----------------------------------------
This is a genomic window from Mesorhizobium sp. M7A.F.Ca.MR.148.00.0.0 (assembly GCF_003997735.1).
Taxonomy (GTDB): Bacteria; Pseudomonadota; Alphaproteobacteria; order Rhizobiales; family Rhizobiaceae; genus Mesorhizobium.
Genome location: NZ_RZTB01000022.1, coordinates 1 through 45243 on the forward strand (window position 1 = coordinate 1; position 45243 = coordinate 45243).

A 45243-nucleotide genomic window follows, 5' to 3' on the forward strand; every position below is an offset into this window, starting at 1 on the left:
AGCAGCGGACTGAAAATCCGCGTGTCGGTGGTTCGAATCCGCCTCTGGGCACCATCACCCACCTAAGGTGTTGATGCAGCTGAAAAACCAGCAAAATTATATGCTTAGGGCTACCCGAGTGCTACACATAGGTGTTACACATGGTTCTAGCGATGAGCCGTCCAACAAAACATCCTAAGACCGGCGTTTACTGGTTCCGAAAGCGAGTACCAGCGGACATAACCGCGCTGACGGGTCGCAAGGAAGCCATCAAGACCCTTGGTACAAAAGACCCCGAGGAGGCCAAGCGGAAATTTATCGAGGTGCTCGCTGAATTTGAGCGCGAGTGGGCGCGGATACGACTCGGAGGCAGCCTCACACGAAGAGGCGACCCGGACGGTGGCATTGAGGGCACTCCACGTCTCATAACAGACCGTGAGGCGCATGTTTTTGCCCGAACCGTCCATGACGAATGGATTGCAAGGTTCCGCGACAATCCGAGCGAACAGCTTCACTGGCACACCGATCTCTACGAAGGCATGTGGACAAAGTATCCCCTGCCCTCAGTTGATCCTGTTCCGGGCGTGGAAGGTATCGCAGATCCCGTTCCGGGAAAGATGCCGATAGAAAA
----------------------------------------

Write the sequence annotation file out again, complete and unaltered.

This is a genomic window from Mesorhizobium sp. M7A.F.Ca.MR.148.00.0.0 (assembly GCF_003997735.1).
Taxonomy (GTDB): Bacteria; Pseudomonadota; Alphaproteobacteria; order Rhizobiales; family Rhizobiaceae; genus Mesorhizobium.
Genome location: NZ_RZTB01000022.1, coordinates 1 through 45243 on the forward strand (window position 1 = coordinate 1; position 45243 = coordinate 45243).

A 45243-nucleotide genomic window follows, 5' to 3' on the forward strand; every position below is an offset into this window, starting at 1 on the left:
AGCAGCGGACTGAAAATCCGCGTGTCGGTGGTTCGAATCCGCCTCTGGGCACCATCACCCACCTAAGGTGTTGATGCAGCTGAAAAACCAGCAAAATTATATGCTTAGGGCTACCCGAGTGCTACACATAGGTGTTACACATGGTTCTAGCGATGAGCCGTCCAACAAAACATCCTAAGACCGGCGTTTACTGGTTCCGAAAGCGAGTACCAGCGGACATAACCGCGCTGACGGGTCGCAAGGAAGCCATCAAGACCCTTGGTACAAAAGACCCCGAGGAGGCCAAGCGGAAATTTATCGAGGTGCTCGCTGAATTTGAGCGCGAGTGGGCGCGGATACGACTCGGAGGCAGCCTCACACGAAGAGGCGACCCGGACGGTGGCATTGAGGGCACTCCACGTCTCATAACAGACCGTGAGGCGCATGTTTTTGCCCGAACCGTCCATGACGAATGGATTGCAAGGTTCCGCGACAATCCGAGCGAACAGCTTCACTGGCACACCGATCTCTACGAAGGCATGTGGACAAAGTATCCCCTGCCCTCAGTTGATCCTGTTCCGGGCGTGGAAGGTATCGCAGATCCCGTTCCGGGAAAGATGCCGATAGAAAA